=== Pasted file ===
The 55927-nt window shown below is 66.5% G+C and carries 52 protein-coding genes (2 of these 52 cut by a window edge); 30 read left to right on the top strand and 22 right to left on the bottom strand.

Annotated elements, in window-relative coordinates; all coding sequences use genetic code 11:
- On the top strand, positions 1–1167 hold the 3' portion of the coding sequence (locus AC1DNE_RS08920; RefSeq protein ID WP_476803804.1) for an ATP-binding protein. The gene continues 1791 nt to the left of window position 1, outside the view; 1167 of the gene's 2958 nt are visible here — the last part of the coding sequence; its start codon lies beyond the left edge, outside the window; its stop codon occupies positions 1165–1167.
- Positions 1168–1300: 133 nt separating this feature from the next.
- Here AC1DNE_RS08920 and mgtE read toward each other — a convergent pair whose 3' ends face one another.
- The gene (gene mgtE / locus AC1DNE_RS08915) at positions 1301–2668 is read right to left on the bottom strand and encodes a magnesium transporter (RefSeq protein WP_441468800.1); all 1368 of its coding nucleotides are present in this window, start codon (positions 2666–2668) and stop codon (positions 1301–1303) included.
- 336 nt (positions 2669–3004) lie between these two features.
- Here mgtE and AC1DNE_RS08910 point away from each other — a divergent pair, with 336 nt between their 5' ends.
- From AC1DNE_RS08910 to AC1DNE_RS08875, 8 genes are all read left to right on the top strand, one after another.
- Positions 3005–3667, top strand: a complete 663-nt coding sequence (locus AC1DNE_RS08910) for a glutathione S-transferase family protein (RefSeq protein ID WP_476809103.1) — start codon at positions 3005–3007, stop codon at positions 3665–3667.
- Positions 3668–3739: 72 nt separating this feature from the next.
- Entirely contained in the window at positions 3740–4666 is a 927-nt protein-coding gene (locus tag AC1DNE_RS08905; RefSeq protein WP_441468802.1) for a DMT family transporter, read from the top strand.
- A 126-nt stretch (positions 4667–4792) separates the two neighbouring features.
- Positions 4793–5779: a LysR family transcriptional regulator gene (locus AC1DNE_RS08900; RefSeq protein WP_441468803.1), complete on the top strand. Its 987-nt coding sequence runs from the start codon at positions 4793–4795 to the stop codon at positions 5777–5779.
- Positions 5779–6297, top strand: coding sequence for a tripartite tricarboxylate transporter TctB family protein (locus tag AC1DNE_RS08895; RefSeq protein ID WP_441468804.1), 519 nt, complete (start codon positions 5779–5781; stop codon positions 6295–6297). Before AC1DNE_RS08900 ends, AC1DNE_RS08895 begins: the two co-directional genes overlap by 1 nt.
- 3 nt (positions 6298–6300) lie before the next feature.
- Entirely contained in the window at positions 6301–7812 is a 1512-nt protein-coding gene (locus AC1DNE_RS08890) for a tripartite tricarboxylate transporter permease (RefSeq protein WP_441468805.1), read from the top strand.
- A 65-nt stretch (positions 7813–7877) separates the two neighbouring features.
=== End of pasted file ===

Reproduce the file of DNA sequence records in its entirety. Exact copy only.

The 55927-nt window shown below is 66.5% G+C and carries 52 protein-coding genes (2 of these 52 cut by a window edge); 30 read left to right on the top strand and 22 right to left on the bottom strand.

Annotated elements, in window-relative coordinates; all coding sequences use genetic code 11:
- On the top strand, positions 1–1167 hold the 3' portion of the coding sequence (locus AC1DNE_RS08920; RefSeq protein ID WP_476803804.1) for an ATP-binding protein. The gene continues 1791 nt to the left of window position 1, outside the view; 1167 of the gene's 2958 nt are visible here — the last part of the coding sequence; its start codon lies beyond the left edge, outside the window; its stop codon occupies positions 1165–1167.
- Positions 1168–1300: 133 nt separating this feature from the next.
- Here AC1DNE_RS08920 and mgtE read toward each other — a convergent pair whose 3' ends face one another.
- The gene (gene mgtE / locus AC1DNE_RS08915) at positions 1301–2668 is read right to left on the bottom strand and encodes a magnesium transporter (RefSeq protein WP_441468800.1); all 1368 of its coding nucleotides are present in this window, start codon (positions 2666–2668) and stop codon (positions 1301–1303) included.
- 336 nt (positions 2669–3004) lie between these two features.
- Here mgtE and AC1DNE_RS08910 point away from each other — a divergent pair, with 336 nt between their 5' ends.
- From AC1DNE_RS08910 to AC1DNE_RS08875, 8 genes are all read left to right on the top strand, one after another.
- Positions 3005–3667, top strand: a complete 663-nt coding sequence (locus AC1DNE_RS08910) for a glutathione S-transferase family protein (RefSeq protein ID WP_476809103.1) — start codon at positions 3005–3007, stop codon at positions 3665–3667.
- Positions 3668–3739: 72 nt separating this feature from the next.
- Entirely contained in the window at positions 3740–4666 is a 927-nt protein-coding gene (locus tag AC1DNE_RS08905; RefSeq protein WP_441468802.1) for a DMT family transporter, read from the top strand.
- A 126-nt stretch (positions 4667–4792) separates the two neighbouring features.
- Positions 4793–5779: a LysR family transcriptional regulator gene (locus AC1DNE_RS08900; RefSeq protein WP_441468803.1), complete on the top strand. Its 987-nt coding sequence runs from the start codon at positions 4793–4795 to the stop codon at positions 5777–5779.
- Positions 5779–6297, top strand: coding sequence for a tripartite tricarboxylate transporter TctB family protein (locus tag AC1DNE_RS08895; RefSeq protein ID WP_441468804.1), 519 nt, complete (start codon positions 5779–5781; stop codon positions 6295–6297). Before AC1DNE_RS08900 ends, AC1DNE_RS08895 begins: the two co-directional genes overlap by 1 nt.
- 3 nt (positions 6298–6300) lie before the next feature.
- Entirely contained in the window at positions 6301–7812 is a 1512-nt protein-coding gene (locus AC1DNE_RS08890) for a tripartite tricarboxylate transporter permease (RefSeq protein WP_441468805.1), read from the top strand.
- A 65-nt stretch (positions 7813–7877) separates the two neighbouring features.